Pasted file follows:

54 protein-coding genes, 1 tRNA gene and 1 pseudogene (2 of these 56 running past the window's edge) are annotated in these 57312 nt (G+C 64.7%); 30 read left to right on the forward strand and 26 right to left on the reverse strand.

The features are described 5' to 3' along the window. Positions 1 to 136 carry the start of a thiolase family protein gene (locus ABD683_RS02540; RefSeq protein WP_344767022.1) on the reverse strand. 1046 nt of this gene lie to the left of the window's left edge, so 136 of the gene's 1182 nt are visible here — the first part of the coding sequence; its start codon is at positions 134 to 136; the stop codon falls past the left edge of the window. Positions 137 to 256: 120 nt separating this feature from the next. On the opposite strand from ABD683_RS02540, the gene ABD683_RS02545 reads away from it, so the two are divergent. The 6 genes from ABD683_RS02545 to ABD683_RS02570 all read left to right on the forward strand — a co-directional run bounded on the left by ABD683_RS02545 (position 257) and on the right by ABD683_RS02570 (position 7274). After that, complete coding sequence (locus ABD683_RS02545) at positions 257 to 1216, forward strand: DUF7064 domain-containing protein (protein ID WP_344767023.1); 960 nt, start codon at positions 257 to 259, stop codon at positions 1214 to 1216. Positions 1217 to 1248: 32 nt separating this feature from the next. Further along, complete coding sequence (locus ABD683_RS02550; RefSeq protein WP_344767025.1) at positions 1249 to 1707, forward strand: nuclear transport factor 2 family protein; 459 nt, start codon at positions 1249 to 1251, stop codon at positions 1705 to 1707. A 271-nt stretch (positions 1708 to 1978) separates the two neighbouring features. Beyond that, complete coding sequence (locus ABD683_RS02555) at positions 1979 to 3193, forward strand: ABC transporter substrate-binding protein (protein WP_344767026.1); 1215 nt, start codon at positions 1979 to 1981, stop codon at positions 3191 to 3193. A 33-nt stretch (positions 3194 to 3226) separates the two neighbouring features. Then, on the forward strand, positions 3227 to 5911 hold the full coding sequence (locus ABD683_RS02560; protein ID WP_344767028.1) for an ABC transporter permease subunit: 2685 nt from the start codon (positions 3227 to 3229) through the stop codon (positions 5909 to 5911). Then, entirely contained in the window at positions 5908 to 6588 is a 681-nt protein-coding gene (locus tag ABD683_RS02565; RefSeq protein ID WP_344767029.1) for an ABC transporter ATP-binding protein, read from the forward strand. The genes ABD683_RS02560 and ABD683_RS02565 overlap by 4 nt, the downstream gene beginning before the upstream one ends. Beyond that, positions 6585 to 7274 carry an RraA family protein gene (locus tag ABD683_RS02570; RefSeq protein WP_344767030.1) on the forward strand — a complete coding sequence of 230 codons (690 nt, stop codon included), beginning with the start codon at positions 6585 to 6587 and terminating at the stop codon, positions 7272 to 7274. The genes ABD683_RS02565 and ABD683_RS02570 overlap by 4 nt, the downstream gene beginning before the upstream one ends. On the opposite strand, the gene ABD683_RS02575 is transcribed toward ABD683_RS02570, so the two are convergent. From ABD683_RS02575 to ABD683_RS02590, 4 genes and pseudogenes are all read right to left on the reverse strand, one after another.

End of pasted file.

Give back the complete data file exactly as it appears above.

54 protein-coding genes, 1 tRNA gene and 1 pseudogene (2 of these 56 running past the window's edge) are annotated in these 57312 nt (G+C 64.7%); 30 read left to right on the forward strand and 26 right to left on the reverse strand.

The features are described 5' to 3' along the window. Positions 1 to 136 carry the start of a thiolase family protein gene (locus ABD683_RS02540; RefSeq protein WP_344767022.1) on the reverse strand. 1046 nt of this gene lie to the left of the window's left edge, so 136 of the gene's 1182 nt are visible here — the first part of the coding sequence; its start codon is at positions 134 to 136; the stop codon falls past the left edge of the window. Positions 137 to 256: 120 nt separating this feature from the next. On the opposite strand from ABD683_RS02540, the gene ABD683_RS02545 reads away from it, so the two are divergent. The 6 genes from ABD683_RS02545 to ABD683_RS02570 all read left to right on the forward strand — a co-directional run bounded on the left by ABD683_RS02545 (position 257) and on the right by ABD683_RS02570 (position 7274). After that, complete coding sequence (locus ABD683_RS02545) at positions 257 to 1216, forward strand: DUF7064 domain-containing protein (protein ID WP_344767023.1); 960 nt, start codon at positions 257 to 259, stop codon at positions 1214 to 1216. Positions 1217 to 1248: 32 nt separating this feature from the next. Further along, complete coding sequence (locus ABD683_RS02550; RefSeq protein WP_344767025.1) at positions 1249 to 1707, forward strand: nuclear transport factor 2 family protein; 459 nt, start codon at positions 1249 to 1251, stop codon at positions 1705 to 1707. A 271-nt stretch (positions 1708 to 1978) separates the two neighbouring features. Beyond that, complete coding sequence (locus ABD683_RS02555) at positions 1979 to 3193, forward strand: ABC transporter substrate-binding protein (protein WP_344767026.1); 1215 nt, start codon at positions 1979 to 1981, stop codon at positions 3191 to 3193. A 33-nt stretch (positions 3194 to 3226) separates the two neighbouring features. Then, on the forward strand, positions 3227 to 5911 hold the full coding sequence (locus ABD683_RS02560; protein ID WP_344767028.1) for an ABC transporter permease subunit: 2685 nt from the start codon (positions 3227 to 3229) through the stop codon (positions 5909 to 5911). Then, entirely contained in the window at positions 5908 to 6588 is a 681-nt protein-coding gene (locus tag ABD683_RS02565; RefSeq protein ID WP_344767029.1) for an ABC transporter ATP-binding protein, read from the forward strand. The genes ABD683_RS02560 and ABD683_RS02565 overlap by 4 nt, the downstream gene beginning before the upstream one ends. Beyond that, positions 6585 to 7274 carry an RraA family protein gene (locus tag ABD683_RS02570; RefSeq protein WP_344767030.1) on the forward strand — a complete coding sequence of 230 codons (690 nt, stop codon included), beginning with the start codon at positions 6585 to 6587 and terminating at the stop codon, positions 7272 to 7274. The genes ABD683_RS02565 and ABD683_RS02570 overlap by 4 nt, the downstream gene beginning before the upstream one ends. On the opposite strand, the gene ABD683_RS02575 is transcribed toward ABD683_RS02570, so the two are convergent. From ABD683_RS02575 to ABD683_RS02590, 4 genes and pseudogenes are all read right to left on the reverse strand, one after another.